The outlandish and exuberant film director Ken Russell died last week. Before turning to film he forged a career as a photographer. This started me thinking about other photographers turned filmmakers. Can you see in their photography intimations of the filmmakers they would become? Do their films betray a ‘photographer’s eye’? And would we be talking about their photography if they were not also renowned film directors?
Visionary film director Ken Russell, whose films included The Devils and Tommy, died last week aged 84. Before he became Britain’s most outlandish director, he forged a career as a photographer, capturing British eccentricity and a nascent youth culture. He started working as a freelancer in 1951, aged 23, wandering the streets of London’s Notting Hill until ‘something caught (his) eye’.
Sean O’Hagan in The Guardian has said that he much prefers Russell’s photographs. ‘Something about the medium reined in his excesses, made him a more thoughtful observer of the everyday and the eccentric.’ His early photography hints at the surrealism of his later films – take for example this photograph of dancer Frances Pidgeon wearing a ‘hip bath’ on her back like a tortoise shell, only her legs and arms protruding – but the style is more restrained and observational.
CREDIT: Ken Russell
This started me thinking about other photographers turned filmmakers. Can you see in their photography intimations of the filmmakers they would become? Do their films betray a ‘photographer’s eye’? And would we be talking about their photography if they were not also renowned film directors?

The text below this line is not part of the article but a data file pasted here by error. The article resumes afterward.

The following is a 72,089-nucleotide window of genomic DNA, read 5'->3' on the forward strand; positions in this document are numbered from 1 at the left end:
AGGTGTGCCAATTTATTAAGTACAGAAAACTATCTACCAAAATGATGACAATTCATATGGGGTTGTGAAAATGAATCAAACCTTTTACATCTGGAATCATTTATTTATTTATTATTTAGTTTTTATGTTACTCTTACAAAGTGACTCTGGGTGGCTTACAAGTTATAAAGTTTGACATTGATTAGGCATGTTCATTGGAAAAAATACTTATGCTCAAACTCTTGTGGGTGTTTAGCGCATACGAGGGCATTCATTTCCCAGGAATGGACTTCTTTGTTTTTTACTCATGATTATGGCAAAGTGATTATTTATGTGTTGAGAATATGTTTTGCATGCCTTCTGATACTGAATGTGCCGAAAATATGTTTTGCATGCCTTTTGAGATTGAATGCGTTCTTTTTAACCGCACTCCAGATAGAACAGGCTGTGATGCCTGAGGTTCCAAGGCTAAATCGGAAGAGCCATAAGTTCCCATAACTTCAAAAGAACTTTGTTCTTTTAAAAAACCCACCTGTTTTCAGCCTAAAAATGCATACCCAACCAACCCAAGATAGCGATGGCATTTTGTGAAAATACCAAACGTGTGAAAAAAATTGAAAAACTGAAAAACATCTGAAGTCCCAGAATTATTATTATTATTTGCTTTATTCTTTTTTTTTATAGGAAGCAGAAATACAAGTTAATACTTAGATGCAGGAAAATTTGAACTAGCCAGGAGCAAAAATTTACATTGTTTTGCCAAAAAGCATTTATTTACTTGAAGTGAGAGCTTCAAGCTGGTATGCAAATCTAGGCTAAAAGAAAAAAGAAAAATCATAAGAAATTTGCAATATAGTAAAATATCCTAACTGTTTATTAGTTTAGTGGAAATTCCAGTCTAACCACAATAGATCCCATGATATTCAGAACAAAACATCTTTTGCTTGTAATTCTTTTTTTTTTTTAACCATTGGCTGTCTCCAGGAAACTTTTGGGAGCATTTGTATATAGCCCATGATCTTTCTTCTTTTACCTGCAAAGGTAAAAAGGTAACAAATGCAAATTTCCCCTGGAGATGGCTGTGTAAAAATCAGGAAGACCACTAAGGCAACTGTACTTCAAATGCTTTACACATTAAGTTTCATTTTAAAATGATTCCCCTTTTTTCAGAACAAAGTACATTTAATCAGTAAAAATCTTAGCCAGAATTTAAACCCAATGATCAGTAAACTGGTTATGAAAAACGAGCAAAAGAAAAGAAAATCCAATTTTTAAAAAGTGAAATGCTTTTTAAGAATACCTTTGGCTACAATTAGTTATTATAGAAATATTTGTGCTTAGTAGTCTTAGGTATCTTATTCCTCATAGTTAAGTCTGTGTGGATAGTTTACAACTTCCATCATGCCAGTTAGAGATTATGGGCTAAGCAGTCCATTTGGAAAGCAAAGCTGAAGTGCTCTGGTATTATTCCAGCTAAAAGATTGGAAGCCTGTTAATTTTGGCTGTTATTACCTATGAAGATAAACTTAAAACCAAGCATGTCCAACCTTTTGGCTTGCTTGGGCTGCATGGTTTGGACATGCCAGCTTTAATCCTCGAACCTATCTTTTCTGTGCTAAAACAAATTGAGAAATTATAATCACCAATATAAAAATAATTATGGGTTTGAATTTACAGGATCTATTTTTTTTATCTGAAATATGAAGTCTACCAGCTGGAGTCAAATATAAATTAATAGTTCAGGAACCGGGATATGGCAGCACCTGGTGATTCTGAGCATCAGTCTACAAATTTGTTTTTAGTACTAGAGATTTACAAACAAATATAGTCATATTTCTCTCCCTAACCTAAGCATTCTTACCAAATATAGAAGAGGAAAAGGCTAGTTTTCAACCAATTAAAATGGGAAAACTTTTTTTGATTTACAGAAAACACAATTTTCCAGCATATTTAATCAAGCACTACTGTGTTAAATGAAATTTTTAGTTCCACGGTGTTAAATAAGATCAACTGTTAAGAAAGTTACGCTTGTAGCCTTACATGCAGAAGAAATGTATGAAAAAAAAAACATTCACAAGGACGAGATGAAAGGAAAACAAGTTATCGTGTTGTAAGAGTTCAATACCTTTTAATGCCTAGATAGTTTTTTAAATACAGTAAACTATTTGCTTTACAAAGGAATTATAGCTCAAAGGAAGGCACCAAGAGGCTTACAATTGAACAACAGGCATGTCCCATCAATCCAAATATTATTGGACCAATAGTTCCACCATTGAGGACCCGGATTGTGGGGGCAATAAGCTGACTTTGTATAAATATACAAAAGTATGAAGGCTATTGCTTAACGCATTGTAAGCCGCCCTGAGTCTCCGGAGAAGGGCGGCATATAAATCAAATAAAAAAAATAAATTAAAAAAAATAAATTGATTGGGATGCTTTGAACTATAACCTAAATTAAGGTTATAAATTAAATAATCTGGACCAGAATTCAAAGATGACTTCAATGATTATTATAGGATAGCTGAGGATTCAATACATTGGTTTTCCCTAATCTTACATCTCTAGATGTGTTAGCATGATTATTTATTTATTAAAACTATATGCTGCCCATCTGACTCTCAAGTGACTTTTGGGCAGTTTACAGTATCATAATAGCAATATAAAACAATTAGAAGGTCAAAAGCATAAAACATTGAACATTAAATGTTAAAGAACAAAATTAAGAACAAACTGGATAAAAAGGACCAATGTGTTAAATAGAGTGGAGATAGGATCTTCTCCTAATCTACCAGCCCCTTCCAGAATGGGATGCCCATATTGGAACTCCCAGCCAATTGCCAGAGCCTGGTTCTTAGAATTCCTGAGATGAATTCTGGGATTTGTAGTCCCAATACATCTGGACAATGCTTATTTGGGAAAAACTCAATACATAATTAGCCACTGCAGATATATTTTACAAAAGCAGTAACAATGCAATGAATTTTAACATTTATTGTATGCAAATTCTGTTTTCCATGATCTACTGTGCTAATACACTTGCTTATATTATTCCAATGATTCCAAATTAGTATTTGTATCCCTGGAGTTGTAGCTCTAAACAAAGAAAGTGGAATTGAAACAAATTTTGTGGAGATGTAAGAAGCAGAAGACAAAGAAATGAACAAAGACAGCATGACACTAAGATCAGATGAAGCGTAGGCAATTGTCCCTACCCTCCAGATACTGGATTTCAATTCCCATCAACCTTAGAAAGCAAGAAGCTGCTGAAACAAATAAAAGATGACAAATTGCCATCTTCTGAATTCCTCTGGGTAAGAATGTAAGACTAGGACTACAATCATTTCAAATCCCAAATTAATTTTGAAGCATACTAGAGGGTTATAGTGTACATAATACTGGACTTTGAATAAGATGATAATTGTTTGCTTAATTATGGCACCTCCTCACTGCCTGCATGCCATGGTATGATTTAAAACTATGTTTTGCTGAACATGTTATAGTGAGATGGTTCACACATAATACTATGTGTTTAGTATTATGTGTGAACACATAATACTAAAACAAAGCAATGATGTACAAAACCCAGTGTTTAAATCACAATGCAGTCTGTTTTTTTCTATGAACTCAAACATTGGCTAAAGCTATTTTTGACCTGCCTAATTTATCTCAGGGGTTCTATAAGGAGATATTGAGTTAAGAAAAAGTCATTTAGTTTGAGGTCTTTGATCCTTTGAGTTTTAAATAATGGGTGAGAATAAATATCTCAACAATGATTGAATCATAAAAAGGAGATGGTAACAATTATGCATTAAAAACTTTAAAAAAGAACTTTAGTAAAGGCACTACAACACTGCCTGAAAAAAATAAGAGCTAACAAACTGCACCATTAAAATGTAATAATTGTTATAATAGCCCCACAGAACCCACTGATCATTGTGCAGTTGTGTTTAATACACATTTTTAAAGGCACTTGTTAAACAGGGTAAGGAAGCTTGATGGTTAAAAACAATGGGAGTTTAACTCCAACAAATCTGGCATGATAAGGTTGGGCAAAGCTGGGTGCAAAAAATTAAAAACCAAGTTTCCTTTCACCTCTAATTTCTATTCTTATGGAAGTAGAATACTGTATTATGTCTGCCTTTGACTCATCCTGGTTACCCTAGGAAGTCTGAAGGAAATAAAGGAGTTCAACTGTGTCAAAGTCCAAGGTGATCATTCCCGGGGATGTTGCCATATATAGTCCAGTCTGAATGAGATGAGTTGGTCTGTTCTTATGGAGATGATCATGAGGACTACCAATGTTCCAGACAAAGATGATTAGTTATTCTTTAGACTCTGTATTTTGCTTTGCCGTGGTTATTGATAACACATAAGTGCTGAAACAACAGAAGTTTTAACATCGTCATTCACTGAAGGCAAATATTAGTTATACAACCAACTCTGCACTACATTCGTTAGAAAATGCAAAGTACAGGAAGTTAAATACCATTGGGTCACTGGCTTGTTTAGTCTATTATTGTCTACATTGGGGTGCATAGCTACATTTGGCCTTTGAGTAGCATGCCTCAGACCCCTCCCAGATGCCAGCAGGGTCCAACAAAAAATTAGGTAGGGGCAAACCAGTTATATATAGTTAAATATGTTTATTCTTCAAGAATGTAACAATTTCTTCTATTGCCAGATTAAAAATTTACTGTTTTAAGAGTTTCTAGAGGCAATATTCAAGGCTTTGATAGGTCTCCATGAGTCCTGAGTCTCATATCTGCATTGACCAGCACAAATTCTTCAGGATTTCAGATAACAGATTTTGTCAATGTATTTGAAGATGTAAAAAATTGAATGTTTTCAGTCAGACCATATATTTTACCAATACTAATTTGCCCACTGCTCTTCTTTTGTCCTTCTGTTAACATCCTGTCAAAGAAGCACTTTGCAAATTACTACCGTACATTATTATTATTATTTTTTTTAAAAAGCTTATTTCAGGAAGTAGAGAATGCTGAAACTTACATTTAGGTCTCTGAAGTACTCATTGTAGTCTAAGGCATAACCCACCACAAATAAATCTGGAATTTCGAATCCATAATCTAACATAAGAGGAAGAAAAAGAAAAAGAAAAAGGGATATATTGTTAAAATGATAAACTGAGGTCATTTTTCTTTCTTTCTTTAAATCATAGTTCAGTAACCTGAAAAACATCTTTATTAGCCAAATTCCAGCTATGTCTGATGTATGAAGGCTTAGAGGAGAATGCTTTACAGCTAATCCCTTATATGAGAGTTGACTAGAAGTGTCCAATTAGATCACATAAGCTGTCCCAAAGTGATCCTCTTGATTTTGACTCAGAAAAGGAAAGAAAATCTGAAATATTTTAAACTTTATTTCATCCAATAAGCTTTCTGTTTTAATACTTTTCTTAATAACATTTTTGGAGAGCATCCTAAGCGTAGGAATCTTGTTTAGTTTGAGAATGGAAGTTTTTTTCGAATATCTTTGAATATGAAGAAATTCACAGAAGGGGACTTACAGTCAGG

Stanley Kubrick was an avowed fan of Russell’s work (preparing Barry Lyndon in the early 1970s, Kubrick called Russell to ask him where he had found the locations for his period films), and they both started out as photographers. Before he turned to film, Kubrick was prowling 1940s New York, photographing wannabe showgirls, boxers and down-and-outs, mostly for Look magazine (at the age of 17 he became the youngest staff photographer in their history).
CREDIT: Stanley Kubrick
There is continuity between Kubrick’s early photography and his mature cinematic oeuvre: an interest in the underside of life and, more specifically, boxing (Kubrick’s first film, a short documentary, followed middleweight Irish boxer Walter Cartier, and was based on a series Kubrick shot for Look in 1949 called Prizefighter). His photographs, collected in the book Stanley Kubrick, Drama and Shadows, show that even at an early age Kubrick had a good eye, and he later emphasised the importance of his training in photography, saying ‘To make a film entirely by yourself, which I initially did, you may not have to know very much about anything else, but you must know about photography’. Yet the compositional sense of A Clockwork Orange or Full Metal Jacket is very different, more precise, and far removed from photojournalism. Noel Murray, reviewing the book for the AVClub, observes that Kubrick ‘couldn’t always control his environment, and these photographs contain a lot more spontaneity and documentary realism than his movies do’.
The French filmmaker Agnes Varda, associated with the Left Bank group (contemporaries of the Nouvelle Vague) and best known for real-time drama Cleo from 5 to 7, was a photographer before making the transition to film. In the early 1950’s she was a photographer for Jean Vilar, director of the Theatre National Populaire. Her luminous memoir-documentary The Beaches of Agnes has a moving sequence in which Varda exhibits her photos of actors. Varda explained in Interview magazine, ‘At the time I was making Beaches, they offered me a big exhibition in Avignon of photos I had shot there from 1950. The prints were five meters high – everyone was complimenting me. But all I could think of was that these marvellous actors, Gerard Philipe, Jean Vilar, Philippe Noiret were dead … Suddenly I felt a pang of emotion which led me back to the death of Jacques (Demy, her husband and director of The Umbrellas of Cherbourg).